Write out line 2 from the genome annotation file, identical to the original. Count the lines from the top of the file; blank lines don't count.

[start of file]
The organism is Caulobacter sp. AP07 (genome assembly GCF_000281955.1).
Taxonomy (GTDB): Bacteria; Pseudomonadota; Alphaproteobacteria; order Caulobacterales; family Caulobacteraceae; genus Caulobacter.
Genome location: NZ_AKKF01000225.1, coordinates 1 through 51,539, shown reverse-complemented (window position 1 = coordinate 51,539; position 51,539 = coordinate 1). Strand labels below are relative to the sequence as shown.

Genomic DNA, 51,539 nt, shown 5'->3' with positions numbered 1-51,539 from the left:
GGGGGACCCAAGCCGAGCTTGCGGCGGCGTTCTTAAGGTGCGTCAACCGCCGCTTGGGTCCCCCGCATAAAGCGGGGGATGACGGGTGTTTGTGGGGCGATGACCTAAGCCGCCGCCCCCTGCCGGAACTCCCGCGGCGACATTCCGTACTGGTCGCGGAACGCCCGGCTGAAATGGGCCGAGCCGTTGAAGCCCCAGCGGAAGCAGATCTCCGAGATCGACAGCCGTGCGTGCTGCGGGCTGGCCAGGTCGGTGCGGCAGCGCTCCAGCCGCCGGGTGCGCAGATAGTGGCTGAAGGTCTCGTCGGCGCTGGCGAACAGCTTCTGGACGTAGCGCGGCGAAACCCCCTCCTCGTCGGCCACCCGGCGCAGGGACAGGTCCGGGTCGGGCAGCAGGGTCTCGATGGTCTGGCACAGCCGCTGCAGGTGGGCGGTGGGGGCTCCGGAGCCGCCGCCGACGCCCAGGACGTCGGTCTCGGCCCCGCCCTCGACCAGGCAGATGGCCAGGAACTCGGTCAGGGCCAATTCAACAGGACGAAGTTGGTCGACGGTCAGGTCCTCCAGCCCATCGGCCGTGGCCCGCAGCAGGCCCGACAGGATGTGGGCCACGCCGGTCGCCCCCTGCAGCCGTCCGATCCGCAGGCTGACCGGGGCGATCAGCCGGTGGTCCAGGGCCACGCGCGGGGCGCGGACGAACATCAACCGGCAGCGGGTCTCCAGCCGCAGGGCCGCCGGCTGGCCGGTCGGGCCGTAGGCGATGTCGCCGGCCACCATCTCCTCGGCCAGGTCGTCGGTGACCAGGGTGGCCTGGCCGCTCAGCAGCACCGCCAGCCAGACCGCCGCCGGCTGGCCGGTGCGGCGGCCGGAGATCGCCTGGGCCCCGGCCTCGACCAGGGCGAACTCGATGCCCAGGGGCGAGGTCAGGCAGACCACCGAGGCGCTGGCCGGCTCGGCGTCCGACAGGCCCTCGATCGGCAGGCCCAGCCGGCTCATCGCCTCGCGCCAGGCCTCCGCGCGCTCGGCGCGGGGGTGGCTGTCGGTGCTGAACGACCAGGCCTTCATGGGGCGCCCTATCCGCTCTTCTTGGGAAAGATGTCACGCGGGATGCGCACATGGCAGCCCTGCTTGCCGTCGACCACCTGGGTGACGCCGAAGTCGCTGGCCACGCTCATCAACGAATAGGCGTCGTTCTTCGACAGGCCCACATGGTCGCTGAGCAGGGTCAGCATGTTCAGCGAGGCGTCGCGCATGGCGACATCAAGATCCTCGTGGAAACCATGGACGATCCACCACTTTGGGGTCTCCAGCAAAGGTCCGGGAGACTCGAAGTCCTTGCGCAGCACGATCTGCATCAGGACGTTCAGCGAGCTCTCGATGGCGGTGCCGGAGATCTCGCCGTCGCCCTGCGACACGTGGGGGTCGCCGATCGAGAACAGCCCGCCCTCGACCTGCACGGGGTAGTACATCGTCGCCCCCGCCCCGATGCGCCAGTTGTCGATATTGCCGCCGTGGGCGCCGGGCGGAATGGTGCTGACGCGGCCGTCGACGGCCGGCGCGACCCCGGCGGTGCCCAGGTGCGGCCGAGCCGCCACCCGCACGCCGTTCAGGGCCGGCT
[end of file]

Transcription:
Taxonomy (GTDB): Bacteria; Pseudomonadota; Alphaproteobacteria; order Caulobacterales; family Caulobacteraceae; genus Caulobacter.